Sugar vs. Grain

edited March 2015 in Recipes

This question has been bugging me for a while now, and I was hoping some more folks would chime in with their experiences and hypothesises: Do you find that spirits made from a sugar wash have more "heat" or "burn" than those derived from grain?

I know @Grim has mentioned it before and I have experienced it myself as well. Meanwhile in the latest intro thread @Kapea suggested a sugar wash as a cheaper but just as effective formula for a good vodka. Being a professional brewer/yeast manager, my bias is clearly towards grain, but the thing is I also do a bunch of yeast/fermentation studies, and as long as the yeast has the required nutrients and the wash is not overly strong to the point of causing yeast stress then there should not be much difference. Ethanol being ethanol and the higher alcohols which I understand to be associated with the "burn" being separate it seems like the issues should come down to how well you conduct your separation vs the starting substrate, but all other factors constant, sugar washes to seem to be a bit more bitey and I was wondering what the insight was there. I also know that some of the higher alcohol beers that we make smooth out significantly over a period of months and lose their alcohol bite, but that doesn't really work for the time frame of a distiller.

Also if you factor the idea that sugar washes inherently need a bit more reflux or distillation or separation, they therefore may require more energy to render palatable which might then close the cost gap vs. grains. Just curious about it all really and would love the input of the community here. I have read plenty of anecdotal info on the other forums but prefer the spectrum of minds that frequent this one :)


  • edited March 2015

    There is absolutely a sugar bite. Grains are smoother. But I have to say that @BigPa's and @Rockchucker's UJSSM is pretty darn good and I would drink it any day of the week.

    StillDragon North America - Your StillDragon® Distributor for North America

  • I second what @Smaug says, any sugar wash will have a certain sharpness that feels like a bite. That being said, the "bite" can be reduced to a VERY tolerable almost indiscernible level if the distiller has a bit of knowledge. The first sugarhead wash that I did in the 90's was able to melt your teeth. The stuff I do now is MUCH better and the bite/edge has been drastically reduced.

    Would I rather do it with grain? Absolutely

    Is the difference worth the ton of extra work? No way. At least not to me.

  • edited March 2015

    About a year ago I met a guy marketing a cane sugar based vodka that he had contract bottled. First sip I knew it was sugar based, a bit of the heat and a bit of a fruity rum note gave it away.

    I think most of the burn would be mitigated with correct nutrient protocol and taming the greediness associated with sugar washes. Grain has a built in greed limiter. I've never done it, but I'd imagine a sugar wash at 1.055 with good nutrients and a good yeast (strong pitch) would be much less aggressive. Anything you push towards 1.10 is going to be harsh as hell.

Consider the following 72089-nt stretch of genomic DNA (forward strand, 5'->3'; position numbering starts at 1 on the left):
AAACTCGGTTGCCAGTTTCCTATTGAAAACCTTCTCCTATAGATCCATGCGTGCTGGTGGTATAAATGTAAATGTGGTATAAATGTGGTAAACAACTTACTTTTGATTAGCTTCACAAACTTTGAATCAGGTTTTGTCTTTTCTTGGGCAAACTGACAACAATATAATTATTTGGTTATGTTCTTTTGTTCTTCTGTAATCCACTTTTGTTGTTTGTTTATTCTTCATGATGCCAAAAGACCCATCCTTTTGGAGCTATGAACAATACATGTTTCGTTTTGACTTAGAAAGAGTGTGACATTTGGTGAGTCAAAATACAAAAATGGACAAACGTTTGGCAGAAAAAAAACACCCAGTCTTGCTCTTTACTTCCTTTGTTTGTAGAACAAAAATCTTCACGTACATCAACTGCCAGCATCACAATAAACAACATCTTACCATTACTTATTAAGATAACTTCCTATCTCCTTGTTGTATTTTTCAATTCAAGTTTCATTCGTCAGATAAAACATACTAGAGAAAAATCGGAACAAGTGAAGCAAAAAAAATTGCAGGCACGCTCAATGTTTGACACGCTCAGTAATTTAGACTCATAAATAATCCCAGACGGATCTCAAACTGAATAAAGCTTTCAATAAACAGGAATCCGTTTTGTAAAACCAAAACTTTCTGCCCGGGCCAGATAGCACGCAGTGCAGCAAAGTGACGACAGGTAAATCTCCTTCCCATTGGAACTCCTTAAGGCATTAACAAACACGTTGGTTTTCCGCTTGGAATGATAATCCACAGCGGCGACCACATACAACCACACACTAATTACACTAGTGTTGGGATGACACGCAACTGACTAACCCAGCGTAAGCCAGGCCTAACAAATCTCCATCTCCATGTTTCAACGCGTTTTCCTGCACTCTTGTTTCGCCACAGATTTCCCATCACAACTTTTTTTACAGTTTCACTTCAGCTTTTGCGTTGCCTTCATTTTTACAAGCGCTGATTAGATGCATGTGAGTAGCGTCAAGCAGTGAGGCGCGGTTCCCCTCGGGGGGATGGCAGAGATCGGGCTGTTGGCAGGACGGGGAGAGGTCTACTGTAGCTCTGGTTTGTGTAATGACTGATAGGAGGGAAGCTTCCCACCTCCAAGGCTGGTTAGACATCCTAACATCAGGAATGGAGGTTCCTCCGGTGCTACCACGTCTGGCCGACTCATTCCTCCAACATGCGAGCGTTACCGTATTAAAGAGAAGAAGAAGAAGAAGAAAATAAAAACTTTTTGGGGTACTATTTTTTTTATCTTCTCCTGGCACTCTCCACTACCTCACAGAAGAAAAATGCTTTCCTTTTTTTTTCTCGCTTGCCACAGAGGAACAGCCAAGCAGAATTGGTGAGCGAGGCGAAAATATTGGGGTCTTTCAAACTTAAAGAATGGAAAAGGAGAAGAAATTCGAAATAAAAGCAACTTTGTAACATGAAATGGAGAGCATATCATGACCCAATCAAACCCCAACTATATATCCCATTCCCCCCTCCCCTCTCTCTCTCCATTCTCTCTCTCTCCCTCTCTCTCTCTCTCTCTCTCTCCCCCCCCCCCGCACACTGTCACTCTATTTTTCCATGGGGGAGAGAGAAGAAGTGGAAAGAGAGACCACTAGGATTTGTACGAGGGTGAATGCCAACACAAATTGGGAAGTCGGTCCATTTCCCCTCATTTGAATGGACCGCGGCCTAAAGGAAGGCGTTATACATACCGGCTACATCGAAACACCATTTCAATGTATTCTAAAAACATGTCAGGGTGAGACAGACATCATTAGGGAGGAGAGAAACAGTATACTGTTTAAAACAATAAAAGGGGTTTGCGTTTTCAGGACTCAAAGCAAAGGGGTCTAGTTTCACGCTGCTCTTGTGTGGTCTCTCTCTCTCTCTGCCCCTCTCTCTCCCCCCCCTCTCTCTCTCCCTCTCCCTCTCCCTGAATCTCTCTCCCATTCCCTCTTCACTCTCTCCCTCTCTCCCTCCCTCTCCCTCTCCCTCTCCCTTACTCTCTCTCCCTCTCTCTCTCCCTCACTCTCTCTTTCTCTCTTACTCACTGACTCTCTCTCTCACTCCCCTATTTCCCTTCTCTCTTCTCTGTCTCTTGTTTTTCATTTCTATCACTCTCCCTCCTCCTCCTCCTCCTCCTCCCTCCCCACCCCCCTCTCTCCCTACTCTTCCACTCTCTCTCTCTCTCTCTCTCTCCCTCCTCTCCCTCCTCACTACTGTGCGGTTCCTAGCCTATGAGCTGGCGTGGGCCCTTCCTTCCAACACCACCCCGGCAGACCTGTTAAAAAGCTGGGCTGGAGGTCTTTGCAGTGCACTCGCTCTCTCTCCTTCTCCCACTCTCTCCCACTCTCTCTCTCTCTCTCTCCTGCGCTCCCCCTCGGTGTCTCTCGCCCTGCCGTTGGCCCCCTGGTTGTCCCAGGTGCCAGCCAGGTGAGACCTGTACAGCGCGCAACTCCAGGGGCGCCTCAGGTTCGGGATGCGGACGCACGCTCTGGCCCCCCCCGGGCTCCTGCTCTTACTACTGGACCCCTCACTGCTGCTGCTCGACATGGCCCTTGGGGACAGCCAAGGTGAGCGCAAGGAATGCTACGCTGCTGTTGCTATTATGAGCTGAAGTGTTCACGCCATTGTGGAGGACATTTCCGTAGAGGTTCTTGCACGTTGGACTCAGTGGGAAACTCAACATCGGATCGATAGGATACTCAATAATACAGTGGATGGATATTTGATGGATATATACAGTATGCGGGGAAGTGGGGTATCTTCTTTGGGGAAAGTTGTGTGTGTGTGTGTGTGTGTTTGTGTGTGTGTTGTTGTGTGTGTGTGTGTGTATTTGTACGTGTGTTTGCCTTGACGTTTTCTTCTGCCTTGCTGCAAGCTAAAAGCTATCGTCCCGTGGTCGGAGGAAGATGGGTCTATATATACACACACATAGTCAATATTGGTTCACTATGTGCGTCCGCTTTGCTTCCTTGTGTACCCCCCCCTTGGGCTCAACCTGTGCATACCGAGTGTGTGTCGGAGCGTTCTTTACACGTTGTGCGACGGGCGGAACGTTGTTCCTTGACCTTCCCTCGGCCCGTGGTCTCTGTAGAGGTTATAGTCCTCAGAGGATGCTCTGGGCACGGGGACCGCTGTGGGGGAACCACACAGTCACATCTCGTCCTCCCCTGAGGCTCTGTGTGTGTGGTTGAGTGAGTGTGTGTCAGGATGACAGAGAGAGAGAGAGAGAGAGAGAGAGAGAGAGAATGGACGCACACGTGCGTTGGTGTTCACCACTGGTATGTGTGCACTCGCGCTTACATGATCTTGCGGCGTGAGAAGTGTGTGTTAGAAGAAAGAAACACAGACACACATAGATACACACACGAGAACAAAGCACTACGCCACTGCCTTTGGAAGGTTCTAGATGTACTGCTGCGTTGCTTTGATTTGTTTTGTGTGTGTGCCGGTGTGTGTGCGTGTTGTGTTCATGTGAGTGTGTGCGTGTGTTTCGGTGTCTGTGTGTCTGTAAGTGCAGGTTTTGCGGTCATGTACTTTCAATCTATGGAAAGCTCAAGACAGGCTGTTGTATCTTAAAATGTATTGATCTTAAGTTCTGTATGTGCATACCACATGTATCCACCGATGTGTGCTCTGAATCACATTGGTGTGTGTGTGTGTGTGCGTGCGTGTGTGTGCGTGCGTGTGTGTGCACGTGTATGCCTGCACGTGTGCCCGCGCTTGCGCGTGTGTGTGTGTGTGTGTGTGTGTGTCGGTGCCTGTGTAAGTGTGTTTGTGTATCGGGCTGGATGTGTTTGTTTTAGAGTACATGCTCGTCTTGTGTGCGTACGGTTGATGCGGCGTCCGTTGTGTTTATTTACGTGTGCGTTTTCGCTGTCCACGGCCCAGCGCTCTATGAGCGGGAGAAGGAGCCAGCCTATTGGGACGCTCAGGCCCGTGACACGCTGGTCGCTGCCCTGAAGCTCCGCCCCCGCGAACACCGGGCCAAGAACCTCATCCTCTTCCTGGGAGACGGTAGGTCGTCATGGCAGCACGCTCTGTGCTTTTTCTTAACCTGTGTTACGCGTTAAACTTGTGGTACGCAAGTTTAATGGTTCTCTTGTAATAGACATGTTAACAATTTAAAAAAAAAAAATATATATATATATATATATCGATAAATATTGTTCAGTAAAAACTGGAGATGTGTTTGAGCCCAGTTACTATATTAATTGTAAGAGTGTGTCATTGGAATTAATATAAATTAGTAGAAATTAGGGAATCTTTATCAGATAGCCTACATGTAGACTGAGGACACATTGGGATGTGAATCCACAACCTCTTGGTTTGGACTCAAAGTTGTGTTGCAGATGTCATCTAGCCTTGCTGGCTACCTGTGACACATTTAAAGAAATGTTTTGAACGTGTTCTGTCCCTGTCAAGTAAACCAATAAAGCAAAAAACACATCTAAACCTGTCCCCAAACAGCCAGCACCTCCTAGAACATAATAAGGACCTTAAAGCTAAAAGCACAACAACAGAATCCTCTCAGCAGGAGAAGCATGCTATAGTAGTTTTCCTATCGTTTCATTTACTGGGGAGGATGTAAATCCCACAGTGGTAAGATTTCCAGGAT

• I make my vodka from UJSM that I strip and then run twice through my VM column. UJSM is a sugar wash with corn added as a flavor adjunct. Whatever it is that creates the sugar wash bite is either pretty well hidden, or nonexistent in UJSM. With three passes through the stills there is little flavor left that gives away what its fermentables source was. One mod I make to UJSM is to split the grain bill with half corn and half malted barley. I think the sour mash grain bed and backset go a long way to rid the distillate of that classic sugar bite.

    I started making vodka from UJSM because I had a shitload of UJSM low wines stacked up waiting for a spirit run on the pot still, and no WPOSW wash or low wines ready for the column. I ended up with so much UJSM low wines because I wanted to keep the UJSM grain bed and backset generations going.

    I'm more like I am now than I was before.

  • I've never tried TPW (tomato paste wash), but I hear it makes a pretty clean vodka. The guys down under seem to like it for their sugar wash.

    I'm more like I am now than I was before.

  • I have noticed that organic matter (grains etc) of reasonable ration ~20% of the fermentables considerably diminishes the sugar bite.
    I noticed this when doing sugar heads on grain beds (I ferment on grain).
    You can do 2 sugar heads on the grain bed before it loses its ability to quell the bite.

  • @Kapea said: I've never tried TPW (tomato paste wash), but I hear it makes a pretty clean vodka. The guys down under seem to like it for their sugar wash.

    I make my neutral (or vodka as I tell the wife) from a TPW and try to keep the ABV at about 10%. My still, for whatever reason, does a great job of stripping flavors so it works well with sugar washes. I also believe that the decreased ABV contributes to less bite. Another "Law of Distilling" that states that you can never use bakers yeast for a neutral without adding yeast or other flavors is bullshit. If your still strips flavors well, you can remove most if not all yeast flavors. At least to my tasting ability. I'm sure that the experts could tell but I guarantee that most couldn't.

    Another benefit of bakers yeast is it will keep you honest. Ain't gonna get 15% ABV

    If you REALLY like bite, let me introduce you to a turbo yeast.............

  • You can get 15% from bakers yeast. It will just take a whole lot longer to finish and have a lot of undesirable stuff to strip out. You can do two at 10% in the time it takes to do one at 15%.

    I'm more like I am now than I was before.

  • 15% makes baby jesus cry

  • I have heard that Buccaneer Bob pushes his rums to 15% with bakers but I would rather not. 10 is just fine with me.

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